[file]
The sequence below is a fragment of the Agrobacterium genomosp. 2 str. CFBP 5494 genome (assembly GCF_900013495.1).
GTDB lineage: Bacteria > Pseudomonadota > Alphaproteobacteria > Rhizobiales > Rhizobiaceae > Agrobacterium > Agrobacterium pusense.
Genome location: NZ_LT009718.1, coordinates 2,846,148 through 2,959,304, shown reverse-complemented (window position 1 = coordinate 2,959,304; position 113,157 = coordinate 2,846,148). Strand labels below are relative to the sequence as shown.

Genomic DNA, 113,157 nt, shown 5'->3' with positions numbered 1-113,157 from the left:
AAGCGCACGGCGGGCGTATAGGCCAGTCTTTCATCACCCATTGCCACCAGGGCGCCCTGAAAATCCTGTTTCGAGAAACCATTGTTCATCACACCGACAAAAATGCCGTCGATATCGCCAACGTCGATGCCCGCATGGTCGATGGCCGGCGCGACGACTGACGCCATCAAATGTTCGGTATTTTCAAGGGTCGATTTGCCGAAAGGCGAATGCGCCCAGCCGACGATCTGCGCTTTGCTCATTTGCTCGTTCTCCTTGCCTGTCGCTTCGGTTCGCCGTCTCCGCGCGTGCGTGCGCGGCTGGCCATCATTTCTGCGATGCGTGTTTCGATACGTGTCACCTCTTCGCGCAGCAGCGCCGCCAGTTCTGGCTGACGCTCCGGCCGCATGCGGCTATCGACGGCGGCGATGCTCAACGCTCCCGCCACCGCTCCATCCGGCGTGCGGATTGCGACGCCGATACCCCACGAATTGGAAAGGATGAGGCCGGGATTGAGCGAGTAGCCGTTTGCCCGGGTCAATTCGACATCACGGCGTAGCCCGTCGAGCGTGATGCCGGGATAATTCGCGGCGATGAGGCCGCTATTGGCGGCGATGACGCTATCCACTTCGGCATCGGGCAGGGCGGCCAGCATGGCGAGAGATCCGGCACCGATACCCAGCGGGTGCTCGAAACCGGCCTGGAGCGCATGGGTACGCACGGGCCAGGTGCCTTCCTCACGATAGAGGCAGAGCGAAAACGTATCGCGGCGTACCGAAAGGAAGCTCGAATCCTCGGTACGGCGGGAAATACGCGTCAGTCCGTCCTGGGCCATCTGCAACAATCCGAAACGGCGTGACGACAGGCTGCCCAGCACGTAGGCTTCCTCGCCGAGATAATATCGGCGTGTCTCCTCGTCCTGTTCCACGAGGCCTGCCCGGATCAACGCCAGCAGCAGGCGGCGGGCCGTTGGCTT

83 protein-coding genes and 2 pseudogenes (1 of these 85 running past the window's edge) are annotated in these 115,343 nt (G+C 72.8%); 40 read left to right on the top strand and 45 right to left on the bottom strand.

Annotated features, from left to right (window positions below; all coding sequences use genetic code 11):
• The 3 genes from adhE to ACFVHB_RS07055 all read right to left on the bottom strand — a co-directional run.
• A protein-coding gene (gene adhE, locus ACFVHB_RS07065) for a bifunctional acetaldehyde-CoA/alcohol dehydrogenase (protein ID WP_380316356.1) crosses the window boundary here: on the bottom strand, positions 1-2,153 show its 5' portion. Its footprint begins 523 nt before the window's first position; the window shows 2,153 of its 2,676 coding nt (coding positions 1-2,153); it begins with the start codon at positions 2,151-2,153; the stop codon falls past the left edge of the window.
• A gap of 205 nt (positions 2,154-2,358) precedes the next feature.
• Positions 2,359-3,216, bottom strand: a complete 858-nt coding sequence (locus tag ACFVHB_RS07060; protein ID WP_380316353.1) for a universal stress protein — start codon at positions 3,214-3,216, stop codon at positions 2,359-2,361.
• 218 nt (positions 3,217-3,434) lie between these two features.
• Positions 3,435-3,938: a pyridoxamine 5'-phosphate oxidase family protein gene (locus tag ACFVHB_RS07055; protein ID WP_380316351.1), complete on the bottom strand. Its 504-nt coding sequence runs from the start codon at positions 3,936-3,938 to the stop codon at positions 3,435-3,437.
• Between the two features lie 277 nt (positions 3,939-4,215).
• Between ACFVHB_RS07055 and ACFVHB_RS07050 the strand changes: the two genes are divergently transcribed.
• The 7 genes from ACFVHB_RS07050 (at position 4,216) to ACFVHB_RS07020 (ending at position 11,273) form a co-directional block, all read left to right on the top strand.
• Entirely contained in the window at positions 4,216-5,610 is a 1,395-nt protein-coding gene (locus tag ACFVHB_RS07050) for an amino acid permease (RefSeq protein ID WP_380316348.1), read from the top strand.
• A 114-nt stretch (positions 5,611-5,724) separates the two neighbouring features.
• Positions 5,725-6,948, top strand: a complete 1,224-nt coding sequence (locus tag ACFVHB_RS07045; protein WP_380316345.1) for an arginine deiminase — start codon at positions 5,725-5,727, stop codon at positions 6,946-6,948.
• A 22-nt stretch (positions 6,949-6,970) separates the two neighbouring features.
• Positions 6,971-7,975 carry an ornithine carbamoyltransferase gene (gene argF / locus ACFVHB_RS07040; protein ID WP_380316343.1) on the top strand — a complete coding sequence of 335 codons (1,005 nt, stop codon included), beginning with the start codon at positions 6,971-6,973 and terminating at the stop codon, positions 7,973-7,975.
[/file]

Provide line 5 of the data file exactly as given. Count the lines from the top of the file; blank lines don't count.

AAGCGCACGGCGGGCGTATAGGCCAGTCTTTCATCACCCATTGCCACCAGGGCGCCCTGAAAATCCTGTTTCGAGAAACCATTGTTCATCACACCGACAAAAATGCCGTCGATATCGCCAACGTCGATGCCCGCATGGTCGATGGCCGGCGCGACGACTGACGCCATCAAATGTTCGGTATTTTCAAGGGTCGATTTGCCGAAAGGCGAATGCGCCCAGCCGACGATCTGCGCTTTGCTCATTTGCTCGTTCTCCTTGCCTGTCGCTTCGGTTCGCCGTCTCCGCGCGTGCGTGCGCGGCTGGCCATCATTTCTGCGATGCGTGTTTCGATACGTGTCACCTCTTCGCGCAGCAGCGCCGCCAGTTCTGGCTGACGCTCCGGCCGCATGCGGCTATCGACGGCGGCGATGCTCAACGCTCCCGCCACCGCTCCATCCGGCGTGCGGATTGCGACGCCGATACCCCACGAATTGGAAAGGATGAGGCCGGGATTGAGCGAGTAGCCGTTTGCCCGGGTCAATTCGACATCACGGCGTAGCCCGTCGAGCGTGATGCCGGGATAATTCGCGGCGATGAGGCCGCTATTGGCGGCGATGACGCTATCCACTTCGGCATCGGGCAGGGCGGCCAGCATGGCGAGAGATCCGGCACCGATACCCAGCGGGTGCTCGAAACCGGCCTGGAGCGCATGGGTACGCACGGGCCAGGTGCCTTCCTCACGATAGAGGCAGAGCGAAAACGTATCGCGGCGTACCGAAAGGAAGCTCGAATCCTCGGTACGGCGGGAAATACGCGTCAGTCCGTCCTGGGCCATCTGCAACAATCCGAAACGGCGTGACGACAGGCTGCCCAGCACGTAGGCTTCCTCGCCGAGATAATATCGGCGTGTCTCCTCGTCCTGTTCCACGAGGCCTGCCCGGATCAACGCCAGCAGCAGGCGGCGGGCCGTTGGCTT